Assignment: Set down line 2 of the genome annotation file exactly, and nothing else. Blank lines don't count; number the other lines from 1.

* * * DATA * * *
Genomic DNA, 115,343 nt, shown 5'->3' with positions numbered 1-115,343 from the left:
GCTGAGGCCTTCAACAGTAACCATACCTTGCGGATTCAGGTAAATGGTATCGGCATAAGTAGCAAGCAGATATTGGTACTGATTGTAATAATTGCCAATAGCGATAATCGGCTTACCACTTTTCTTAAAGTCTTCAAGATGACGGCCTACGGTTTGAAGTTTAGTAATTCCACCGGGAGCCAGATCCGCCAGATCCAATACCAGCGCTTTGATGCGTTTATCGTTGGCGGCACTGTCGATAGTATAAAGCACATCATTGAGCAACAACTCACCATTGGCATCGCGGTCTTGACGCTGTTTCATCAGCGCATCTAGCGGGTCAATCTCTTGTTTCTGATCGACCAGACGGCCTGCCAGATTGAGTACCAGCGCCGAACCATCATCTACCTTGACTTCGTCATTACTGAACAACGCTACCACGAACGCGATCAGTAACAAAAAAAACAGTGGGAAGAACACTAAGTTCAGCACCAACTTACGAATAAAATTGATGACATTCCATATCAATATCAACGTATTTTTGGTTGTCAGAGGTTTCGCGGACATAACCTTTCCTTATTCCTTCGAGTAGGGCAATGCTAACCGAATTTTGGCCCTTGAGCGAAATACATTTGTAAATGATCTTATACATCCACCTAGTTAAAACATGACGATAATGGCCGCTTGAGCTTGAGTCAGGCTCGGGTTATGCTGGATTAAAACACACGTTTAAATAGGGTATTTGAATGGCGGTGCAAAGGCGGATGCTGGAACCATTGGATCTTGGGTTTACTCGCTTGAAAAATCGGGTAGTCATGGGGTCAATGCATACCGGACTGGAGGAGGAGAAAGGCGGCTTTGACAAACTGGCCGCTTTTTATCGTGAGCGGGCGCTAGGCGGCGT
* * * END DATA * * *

GCTGAGGCCTTCAACAGTAACCATACCTTGCGGATTCAGGTAAATGGTATCGGCATAAGTAGCAAGCAGATATTGGTACTGATTGTAATAATTGCCAATAGCGATAATCGGCTTACCACTTTTCTTAAAGTCTTCAAGATGACGGCCTACGGTTTGAAGTTTAGTAATTCCACCGGGAGCCAGATCCGCCAGATCCAATACCAGCGCTTTGATGCGTTTATCGTTGGCGGCACTGTCGATAGTATAAAGCACATCATTGAGCAACAACTCACCATTGGCATCGCGGTCTTGACGCTGTTTCATCAGCGCATCTAGCGGGTCAATCTCTTGTTTCTGATCGACCAGACGGCCTGCCAGATTGAGTACCAGCGCCGAACCATCATCTACCTTGACTTCGTCATTACTGAACAACGCTACCACGAACGCGATCAGTAACAAAAAAAACAGTGGGAAGAACACTAAGTTCAGCACCAACTTACGAATAAAATTGATGACATTCCATATCAATATCAACGTATTTTTGGTTGTCAGAGGTTTCGCGGACATAACCTTTCCTTATTCCTTCGAGTAGGGCAATGCTAACCGAATTTTGGCCCTTGAGCGAAATACATTTGTAAATGATCTTATACATCCACCTAGTTAAAACATGACGATAATGGCCGCTTGAGCTTGAGTCAGGCTCGGGTTATGCTGGATTAAAACACACGTTTAAATAGGGTATTTGAATGGCGGTGCAAAGGCGGATGCTGGAACCATTGGATCTTGGGTTTACTCGCTTGAAAAATCGGGTAGTCATGGGGTCAATGCATACCGGACTGGAGGAGGAGAAAGGCGGCTTTGACAAACTGGCCGCTTTTTATCGTGAGCGGGCGCTAGGCGGCGT